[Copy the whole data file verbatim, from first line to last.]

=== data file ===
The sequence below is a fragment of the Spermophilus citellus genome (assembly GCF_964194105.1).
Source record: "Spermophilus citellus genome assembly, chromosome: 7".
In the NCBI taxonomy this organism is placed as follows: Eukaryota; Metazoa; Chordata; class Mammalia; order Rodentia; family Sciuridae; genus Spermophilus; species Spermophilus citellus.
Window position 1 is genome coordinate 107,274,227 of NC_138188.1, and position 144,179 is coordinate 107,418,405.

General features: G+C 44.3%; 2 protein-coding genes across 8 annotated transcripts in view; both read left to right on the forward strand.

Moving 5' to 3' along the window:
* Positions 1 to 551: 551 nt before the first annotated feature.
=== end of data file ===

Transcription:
The sequence below is a fragment of the Spermophilus citellus genome (assembly GCF_964194105.1).
Source record: "Spermophilus citellus genome assembly, chromosome: 7".
In the NCBI taxonomy this organism is placed as follows: Eukaryota; Metazoa; Chordata; class Mammalia; order Rodentia; family Sciuridae; genus Spermophilus; species Spermophilus citellus.
Window position 1 is genome coordinate 107,274,227 of NC_138188.1, and position 144,179 is coordinate 107,418,405.

General features: G+C 44.3%; 2 protein-coding genes across 8 annotated transcripts in view; both read left to right on the forward strand.

Moving 5' to 3' along the window:
* Positions 1 to 551: 551 nt before the first annotated feature.